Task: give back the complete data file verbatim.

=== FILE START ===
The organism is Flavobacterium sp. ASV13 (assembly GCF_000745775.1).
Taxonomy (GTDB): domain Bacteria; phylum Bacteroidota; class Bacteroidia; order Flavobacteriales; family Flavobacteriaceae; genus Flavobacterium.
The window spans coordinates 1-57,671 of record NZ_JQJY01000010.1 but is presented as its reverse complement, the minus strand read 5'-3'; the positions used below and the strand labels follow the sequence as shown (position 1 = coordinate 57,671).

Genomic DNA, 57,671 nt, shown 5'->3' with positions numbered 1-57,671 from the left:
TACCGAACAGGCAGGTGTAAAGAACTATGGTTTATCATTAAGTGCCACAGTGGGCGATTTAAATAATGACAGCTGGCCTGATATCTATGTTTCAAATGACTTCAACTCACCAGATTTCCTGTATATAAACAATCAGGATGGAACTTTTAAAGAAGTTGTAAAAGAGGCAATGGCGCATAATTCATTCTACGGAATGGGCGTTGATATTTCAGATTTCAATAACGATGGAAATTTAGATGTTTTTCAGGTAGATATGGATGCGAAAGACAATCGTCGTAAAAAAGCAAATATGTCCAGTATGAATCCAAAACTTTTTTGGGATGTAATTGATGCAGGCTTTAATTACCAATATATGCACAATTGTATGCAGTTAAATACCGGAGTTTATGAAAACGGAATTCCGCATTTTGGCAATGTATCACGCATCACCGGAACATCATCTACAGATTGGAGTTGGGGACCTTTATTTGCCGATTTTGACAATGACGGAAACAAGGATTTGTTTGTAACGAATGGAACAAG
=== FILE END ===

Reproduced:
The organism is Flavobacterium sp. ASV13 (assembly GCF_000745775.1).
Taxonomy (GTDB): domain Bacteria; phylum Bacteroidota; class Bacteroidia; order Flavobacteriales; family Flavobacteriaceae; genus Flavobacterium.
The window spans coordinates 1-57,671 of record NZ_JQJY01000010.1 but is presented as its reverse complement, the minus strand read 5'-3'; the positions used below and the strand labels follow the sequence as shown (position 1 = coordinate 57,671).

Genomic DNA, 57,671 nt, shown 5'->3' with positions numbered 1-57,671 from the left:
TACCGAACAGGCAGGTGTAAAGAACTATGGTTTATCATTAAGTGCCACAGTGGGCGATTTAAATAATGACAGCTGGCCTGATATCTATGTTTCAAATGACTTCAACTCACCAGATTTCCTGTATATAAACAATCAGGATGGAACTTTTAAAGAAGTTGTAAAAGAGGCAATGGCGCATAATTCATTCTACGGAATGGGCGTTGATATTTCAGATTTCAATAACGATGGAAATTTAGATGTTTTTCAGGTAGATATGGATGCGAAAGACAATCGTCGTAAAAAAGCAAATATGTCCAGTATGAATCCAAAACTTTTTTGGGATGTAATTGATGCAGGCTTTAATTACCAATATATGCACAATTGTATGCAGTTAAATACCGGAGTTTATGAAAACGGAATTCCGCATTTTGGCAATGTATCACGCATCACCGGAACATCATCTACAGATTGGAGTTGGGGACCTTTATTTGCCGATTTTGACAATGACGGAAACAAGGATTTGTTTGTAACGAATGGAACAAG